. Science of Matter
Among the extensive variety of soft matter materials, colloidal systems, i.e. fluid suspensions of micron-sized polymer spheres, are particularly interesting, not only for their ubiquitous nature (colloids are present in creams, foams, smoke, paints, etc..), but also because they provide a rich playground for basic Condensed Matter Physics. Colloidal particles display Brownian motion, size in the visible wavelength and dynamics in experimentally accessible time frames. Yet interactions in colloidal systems can be easily tailored in strength and range via the application of relatively small external fields. These striking features make colloids excellent models for the study of behavior and dynamics in dissipative systems with intrinsic noise, i.e. systems broadly distributed in many physical, chemical and biological disciplines.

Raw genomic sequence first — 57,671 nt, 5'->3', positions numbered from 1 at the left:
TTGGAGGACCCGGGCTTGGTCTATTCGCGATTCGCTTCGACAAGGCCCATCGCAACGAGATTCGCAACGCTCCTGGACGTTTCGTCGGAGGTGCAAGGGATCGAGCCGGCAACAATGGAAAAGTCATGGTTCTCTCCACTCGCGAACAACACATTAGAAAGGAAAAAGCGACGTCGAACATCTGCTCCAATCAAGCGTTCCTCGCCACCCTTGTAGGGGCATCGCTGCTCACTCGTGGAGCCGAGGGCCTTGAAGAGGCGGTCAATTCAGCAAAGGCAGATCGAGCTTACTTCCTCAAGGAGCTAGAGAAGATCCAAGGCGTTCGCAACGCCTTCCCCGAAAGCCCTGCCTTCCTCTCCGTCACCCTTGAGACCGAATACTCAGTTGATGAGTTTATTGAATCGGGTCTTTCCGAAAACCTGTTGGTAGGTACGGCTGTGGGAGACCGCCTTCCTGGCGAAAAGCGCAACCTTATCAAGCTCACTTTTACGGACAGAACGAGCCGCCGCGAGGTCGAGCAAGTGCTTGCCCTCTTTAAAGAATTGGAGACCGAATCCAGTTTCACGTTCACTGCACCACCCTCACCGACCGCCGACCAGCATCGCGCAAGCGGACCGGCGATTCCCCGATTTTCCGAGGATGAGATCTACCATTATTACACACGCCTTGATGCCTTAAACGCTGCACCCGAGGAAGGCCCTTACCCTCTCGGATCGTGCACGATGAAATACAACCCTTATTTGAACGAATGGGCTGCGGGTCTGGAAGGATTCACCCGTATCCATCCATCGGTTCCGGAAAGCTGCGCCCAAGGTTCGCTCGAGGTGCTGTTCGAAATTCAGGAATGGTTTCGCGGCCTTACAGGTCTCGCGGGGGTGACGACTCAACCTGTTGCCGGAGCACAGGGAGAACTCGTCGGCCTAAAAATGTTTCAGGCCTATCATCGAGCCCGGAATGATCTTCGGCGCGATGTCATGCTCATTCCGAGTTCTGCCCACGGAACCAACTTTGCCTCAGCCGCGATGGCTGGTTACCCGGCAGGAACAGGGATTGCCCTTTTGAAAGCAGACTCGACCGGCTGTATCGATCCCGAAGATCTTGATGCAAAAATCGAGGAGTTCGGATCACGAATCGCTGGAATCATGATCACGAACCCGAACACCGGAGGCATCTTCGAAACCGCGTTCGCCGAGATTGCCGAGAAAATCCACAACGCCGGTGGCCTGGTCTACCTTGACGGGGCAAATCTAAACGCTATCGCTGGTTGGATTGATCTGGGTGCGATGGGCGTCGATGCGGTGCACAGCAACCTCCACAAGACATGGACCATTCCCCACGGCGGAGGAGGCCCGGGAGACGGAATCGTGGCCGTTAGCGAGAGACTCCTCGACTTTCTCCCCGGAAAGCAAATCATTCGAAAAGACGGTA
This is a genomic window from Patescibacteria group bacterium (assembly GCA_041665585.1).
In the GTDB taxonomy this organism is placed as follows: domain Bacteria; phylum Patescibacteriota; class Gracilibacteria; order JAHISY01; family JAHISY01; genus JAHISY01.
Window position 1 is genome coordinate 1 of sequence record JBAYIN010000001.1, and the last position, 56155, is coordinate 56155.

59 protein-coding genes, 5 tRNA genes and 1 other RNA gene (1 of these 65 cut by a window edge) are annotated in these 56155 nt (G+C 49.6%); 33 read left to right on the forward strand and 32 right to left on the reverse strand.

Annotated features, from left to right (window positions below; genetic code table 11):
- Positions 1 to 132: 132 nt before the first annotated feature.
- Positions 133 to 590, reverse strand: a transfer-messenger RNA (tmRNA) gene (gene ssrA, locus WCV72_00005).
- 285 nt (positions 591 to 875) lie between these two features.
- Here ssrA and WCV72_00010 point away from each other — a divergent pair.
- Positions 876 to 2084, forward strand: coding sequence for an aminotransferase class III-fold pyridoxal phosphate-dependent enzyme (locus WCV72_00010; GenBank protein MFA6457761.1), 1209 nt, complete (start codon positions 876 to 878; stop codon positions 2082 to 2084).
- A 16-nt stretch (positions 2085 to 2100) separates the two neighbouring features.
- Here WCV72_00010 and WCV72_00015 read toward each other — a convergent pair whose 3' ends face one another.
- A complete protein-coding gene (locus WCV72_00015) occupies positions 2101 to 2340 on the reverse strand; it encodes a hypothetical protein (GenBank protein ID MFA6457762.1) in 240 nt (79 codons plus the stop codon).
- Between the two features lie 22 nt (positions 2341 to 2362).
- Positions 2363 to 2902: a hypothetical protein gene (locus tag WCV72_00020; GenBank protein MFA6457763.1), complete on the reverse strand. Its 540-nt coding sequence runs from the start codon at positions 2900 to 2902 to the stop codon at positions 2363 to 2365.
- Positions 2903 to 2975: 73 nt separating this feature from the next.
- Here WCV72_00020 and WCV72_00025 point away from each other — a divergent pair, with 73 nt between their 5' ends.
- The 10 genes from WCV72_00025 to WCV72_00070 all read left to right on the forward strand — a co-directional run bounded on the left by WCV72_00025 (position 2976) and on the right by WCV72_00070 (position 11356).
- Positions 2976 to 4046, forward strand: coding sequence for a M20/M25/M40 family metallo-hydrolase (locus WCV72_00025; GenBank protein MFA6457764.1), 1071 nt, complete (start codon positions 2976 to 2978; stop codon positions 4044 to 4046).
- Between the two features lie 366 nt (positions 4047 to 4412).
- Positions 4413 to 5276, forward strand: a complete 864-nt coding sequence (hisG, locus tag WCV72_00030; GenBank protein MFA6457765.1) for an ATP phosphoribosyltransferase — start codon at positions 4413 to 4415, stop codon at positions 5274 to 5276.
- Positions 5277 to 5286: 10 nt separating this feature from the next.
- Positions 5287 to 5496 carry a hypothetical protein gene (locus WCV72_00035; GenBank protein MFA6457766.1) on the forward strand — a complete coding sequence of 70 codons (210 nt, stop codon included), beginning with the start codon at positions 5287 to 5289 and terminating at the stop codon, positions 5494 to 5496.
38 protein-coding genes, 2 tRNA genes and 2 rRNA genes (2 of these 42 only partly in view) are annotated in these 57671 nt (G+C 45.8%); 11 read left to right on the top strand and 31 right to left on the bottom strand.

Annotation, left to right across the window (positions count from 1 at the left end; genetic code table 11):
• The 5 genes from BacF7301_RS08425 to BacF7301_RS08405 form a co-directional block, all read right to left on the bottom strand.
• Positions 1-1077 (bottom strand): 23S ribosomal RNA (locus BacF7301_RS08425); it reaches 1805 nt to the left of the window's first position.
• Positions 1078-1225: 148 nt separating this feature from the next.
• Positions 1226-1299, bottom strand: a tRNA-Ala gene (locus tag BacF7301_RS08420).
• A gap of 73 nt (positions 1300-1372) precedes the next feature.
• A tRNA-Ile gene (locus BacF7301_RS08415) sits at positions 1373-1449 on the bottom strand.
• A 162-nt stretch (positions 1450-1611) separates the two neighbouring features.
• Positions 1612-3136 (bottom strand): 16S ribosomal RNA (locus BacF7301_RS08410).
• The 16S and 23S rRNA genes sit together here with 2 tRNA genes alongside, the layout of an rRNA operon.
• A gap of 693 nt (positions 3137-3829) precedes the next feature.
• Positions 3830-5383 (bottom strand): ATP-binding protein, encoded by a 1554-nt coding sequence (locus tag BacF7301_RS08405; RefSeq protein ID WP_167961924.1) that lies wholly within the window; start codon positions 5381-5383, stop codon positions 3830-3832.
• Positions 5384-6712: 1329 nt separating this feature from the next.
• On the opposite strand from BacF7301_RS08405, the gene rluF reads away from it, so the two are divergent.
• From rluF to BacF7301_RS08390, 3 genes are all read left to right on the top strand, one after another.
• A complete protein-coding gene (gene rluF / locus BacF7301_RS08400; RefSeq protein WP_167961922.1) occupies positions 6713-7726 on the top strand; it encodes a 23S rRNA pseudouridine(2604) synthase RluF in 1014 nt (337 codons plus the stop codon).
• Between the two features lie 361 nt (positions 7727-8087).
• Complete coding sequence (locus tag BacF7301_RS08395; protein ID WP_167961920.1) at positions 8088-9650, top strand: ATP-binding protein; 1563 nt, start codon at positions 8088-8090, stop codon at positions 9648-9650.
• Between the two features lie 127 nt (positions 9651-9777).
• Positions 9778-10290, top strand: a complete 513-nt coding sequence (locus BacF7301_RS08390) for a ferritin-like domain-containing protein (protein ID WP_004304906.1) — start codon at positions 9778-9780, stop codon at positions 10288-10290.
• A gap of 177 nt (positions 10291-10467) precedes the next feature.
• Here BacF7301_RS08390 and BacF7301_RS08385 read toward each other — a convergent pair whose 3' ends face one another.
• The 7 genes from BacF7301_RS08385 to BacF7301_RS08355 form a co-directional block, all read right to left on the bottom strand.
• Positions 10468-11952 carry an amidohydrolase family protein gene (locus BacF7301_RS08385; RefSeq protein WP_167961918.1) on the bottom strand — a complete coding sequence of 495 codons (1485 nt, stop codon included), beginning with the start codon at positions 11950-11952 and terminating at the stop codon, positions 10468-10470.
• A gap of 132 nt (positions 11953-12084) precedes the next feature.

UBICS researchers have recently discovered a new scenario for a first-order phase transition that occurs via a complete inversion of the system energy landscape. This phenomenon was termed the “landscape inversion phase transition” (LIPT) and was observed by applying an external magnetic field to an assembly of paramagnetic colloids two dimensionally confined above a stripe patterned magnetic substrate. Another recent breakthrough in the optical manipulation of colloidal microspheres demonstrated the possibility of confining a cluster of particles into a circular assembly, and rotating the outer particle corona via laser tweezing. This colloidal model system was used as a microscopic clutch to investigate the transmission of torque through soft materials at the nanoscale. Another line of UBICS research focuses on understanding how curved colloidal crystalline shells can adapt their shape and resist failure. This is of fundamental importance because these structures are at the forefront of the drive to fabricate new functionalized self-assembled materials. Some biological structures, such as virus capsids, also represent nearly-ideal examples of spherical crystallography. Studies by UBICS researchers highlight the fundamental role played by geometrically necessary crystal defects, such as the pentagons in a soccer ball, in controlling mechanical stability and plastic deformation of these colloidal shells.